A1. My Funny Valentine
A2. All Of You
B1. Stella By Starlight
B2. All Blues
B3. I Thought About You
The live performance which would be the focus of Miles Davis' 1965 album, My Funny Valentine, was the second of two live sets recorded at the recently built Philharmonic Hall in New York. The concert, consisting primarily of slow and mid-tempo numbers, presented a tense and awkward atmosphere to Davis and the latest iteration of his quintet; they were embarking on their highest prestige gig at the time, right on the cusp of the assassination of president John F. Kennedy. Tensions were so high that by the end of the concert they believed that they had botched their performance, and bombed the entire show.
Fortunately Davis and his quintet were wrong. Far from bombing, the recordings on My Funny Valentine were critically applauded, with Davis biographer Ian Carr going on to call the album "...one of the very greatest recordings of a live concert."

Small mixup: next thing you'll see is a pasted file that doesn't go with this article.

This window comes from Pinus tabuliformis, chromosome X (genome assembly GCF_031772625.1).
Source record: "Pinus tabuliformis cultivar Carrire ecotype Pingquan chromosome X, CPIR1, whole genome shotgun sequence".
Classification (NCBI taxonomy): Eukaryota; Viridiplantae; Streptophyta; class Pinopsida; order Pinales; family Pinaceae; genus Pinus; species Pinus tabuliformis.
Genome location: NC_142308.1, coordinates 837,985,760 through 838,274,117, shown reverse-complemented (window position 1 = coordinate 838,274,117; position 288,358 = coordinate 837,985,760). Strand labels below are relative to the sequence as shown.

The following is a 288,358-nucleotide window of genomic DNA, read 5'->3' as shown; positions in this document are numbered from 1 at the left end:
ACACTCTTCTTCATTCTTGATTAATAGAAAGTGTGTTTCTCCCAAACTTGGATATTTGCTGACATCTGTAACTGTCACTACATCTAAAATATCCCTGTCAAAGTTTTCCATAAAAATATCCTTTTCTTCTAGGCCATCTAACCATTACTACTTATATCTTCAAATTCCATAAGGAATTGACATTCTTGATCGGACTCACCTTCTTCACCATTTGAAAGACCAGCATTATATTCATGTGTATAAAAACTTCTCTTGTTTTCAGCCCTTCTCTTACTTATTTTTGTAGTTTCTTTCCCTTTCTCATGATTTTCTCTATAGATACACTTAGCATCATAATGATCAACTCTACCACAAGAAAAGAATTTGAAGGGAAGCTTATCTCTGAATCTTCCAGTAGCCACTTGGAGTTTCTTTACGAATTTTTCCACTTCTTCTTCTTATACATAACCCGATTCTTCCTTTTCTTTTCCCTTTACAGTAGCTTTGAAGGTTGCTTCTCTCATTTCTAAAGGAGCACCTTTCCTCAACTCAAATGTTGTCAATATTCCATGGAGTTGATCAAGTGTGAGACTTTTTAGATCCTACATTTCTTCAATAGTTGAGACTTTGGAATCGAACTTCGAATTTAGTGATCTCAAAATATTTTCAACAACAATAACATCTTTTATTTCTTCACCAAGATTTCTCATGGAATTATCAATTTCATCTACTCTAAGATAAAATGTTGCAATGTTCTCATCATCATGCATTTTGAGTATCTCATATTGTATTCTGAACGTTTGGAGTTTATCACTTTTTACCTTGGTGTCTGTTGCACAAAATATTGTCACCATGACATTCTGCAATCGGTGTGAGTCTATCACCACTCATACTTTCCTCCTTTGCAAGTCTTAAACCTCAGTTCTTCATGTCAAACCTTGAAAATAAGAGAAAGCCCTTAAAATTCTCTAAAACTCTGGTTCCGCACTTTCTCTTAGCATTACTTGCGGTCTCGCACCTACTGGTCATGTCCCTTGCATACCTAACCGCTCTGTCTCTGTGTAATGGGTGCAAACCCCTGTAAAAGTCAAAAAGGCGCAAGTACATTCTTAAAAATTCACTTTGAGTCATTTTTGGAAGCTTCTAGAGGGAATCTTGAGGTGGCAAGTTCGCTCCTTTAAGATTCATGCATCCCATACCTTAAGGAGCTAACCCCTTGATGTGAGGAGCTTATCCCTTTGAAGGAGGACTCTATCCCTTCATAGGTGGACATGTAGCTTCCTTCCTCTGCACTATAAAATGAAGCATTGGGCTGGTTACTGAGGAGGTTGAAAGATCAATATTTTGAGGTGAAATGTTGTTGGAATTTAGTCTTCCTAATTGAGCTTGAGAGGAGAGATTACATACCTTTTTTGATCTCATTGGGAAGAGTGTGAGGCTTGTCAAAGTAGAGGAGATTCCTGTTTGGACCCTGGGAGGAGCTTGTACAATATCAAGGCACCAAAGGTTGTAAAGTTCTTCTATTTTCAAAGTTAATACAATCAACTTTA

My Funny Valentine features inspired performances by Davis and his crew, who brought solemn depth to compositions by Cole Porter, Richard Rodgers, Victor Young, Jimmy Van Heusen, and a live take on "All Blues", the lone Davis piece on the record. My Funny Valentine would not only rank as one of his finest live recordings, but it would be his last collaboration with saxophonist George Coleman, ushering in the arrival of his "Second Great Quintet" period.